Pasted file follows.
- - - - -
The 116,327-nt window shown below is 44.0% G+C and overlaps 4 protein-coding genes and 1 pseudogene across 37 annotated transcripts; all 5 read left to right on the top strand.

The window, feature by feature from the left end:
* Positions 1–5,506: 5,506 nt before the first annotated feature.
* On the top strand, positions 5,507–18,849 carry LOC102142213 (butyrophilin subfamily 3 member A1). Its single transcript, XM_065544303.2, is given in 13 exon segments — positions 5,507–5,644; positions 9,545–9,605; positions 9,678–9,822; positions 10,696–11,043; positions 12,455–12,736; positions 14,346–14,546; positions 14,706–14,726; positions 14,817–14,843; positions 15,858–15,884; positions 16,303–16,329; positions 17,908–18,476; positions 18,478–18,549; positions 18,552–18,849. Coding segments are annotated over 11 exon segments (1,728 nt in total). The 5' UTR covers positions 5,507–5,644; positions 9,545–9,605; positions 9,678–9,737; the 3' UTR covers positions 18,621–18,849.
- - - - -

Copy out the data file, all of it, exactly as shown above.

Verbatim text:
The 116,327-nt window shown below is 44.0% G+C and overlaps 4 protein-coding genes and 1 pseudogene across 37 annotated transcripts; all 5 read left to right on the top strand.

The window, feature by feature from the left end:
* Positions 1–5,506: 5,506 nt before the first annotated feature.
* On the top strand, positions 5,507–18,849 carry LOC102142213 (butyrophilin subfamily 3 member A1). Its single transcript, XM_065544303.2, is given in 13 exon segments — positions 5,507–5,644; positions 9,545–9,605; positions 9,678–9,822; positions 10,696–11,043; positions 12,455–12,736; positions 14,346–14,546; positions 14,706–14,726; positions 14,817–14,843; positions 15,858–15,884; positions 16,303–16,329; positions 17,908–18,476; positions 18,478–18,549; positions 18,552–18,849. Coding segments are annotated over 11 exon segments (1,728 nt in total). The 5' UTR covers positions 5,507–5,644; positions 9,545–9,605; positions 9,678–9,737; the 3' UTR covers positions 18,621–18,849.